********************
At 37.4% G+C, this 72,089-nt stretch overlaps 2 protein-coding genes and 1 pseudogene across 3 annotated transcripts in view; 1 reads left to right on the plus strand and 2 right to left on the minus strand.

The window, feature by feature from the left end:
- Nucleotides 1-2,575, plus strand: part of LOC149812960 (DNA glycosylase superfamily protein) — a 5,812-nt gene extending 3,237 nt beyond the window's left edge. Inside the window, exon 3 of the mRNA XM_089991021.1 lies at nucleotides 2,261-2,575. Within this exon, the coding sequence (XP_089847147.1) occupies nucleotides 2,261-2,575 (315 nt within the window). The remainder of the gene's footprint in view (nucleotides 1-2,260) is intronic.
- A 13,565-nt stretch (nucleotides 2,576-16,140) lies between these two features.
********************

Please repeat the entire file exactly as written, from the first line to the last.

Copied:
At 37.4% G+C, this 72,089-nt stretch overlaps 2 protein-coding genes and 1 pseudogene across 3 annotated transcripts in view; 1 reads left to right on the plus strand and 2 right to left on the minus strand.

The window, feature by feature from the left end:
- Nucleotides 1-2,575, plus strand: part of LOC149812960 (DNA glycosylase superfamily protein) — a 5,812-nt gene extending 3,237 nt beyond the window's left edge. Inside the window, exon 3 of the mRNA XM_089991021.1 lies at nucleotides 2,261-2,575. Within this exon, the coding sequence (XP_089847147.1) occupies nucleotides 2,261-2,575 (315 nt within the window). The remainder of the gene's footprint in view (nucleotides 1-2,260) is intronic.
- A 13,565-nt stretch (nucleotides 2,576-16,140) lies between these two features.